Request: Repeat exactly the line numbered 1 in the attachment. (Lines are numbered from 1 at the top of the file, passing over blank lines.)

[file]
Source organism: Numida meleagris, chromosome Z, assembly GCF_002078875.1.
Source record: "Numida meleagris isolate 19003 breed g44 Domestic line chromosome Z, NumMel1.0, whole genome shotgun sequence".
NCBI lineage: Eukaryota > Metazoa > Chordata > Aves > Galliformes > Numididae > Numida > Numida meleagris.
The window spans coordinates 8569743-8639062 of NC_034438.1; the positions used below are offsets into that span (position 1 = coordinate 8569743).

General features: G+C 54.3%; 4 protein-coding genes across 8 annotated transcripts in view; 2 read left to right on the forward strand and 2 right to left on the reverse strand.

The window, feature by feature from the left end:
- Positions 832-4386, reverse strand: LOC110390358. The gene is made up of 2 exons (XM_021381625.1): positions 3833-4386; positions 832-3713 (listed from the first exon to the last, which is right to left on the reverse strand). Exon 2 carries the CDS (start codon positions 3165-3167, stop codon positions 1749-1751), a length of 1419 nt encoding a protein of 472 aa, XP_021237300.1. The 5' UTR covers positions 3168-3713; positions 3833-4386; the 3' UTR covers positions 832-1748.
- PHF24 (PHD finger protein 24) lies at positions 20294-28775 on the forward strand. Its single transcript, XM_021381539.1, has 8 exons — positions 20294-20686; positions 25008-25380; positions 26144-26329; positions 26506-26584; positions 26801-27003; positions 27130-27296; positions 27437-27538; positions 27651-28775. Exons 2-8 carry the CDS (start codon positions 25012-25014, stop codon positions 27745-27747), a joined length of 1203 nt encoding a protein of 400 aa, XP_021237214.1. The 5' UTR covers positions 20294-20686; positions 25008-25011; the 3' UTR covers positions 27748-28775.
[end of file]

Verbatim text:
Source organism: Numida meleagris, chromosome Z, assembly GCF_002078875.1.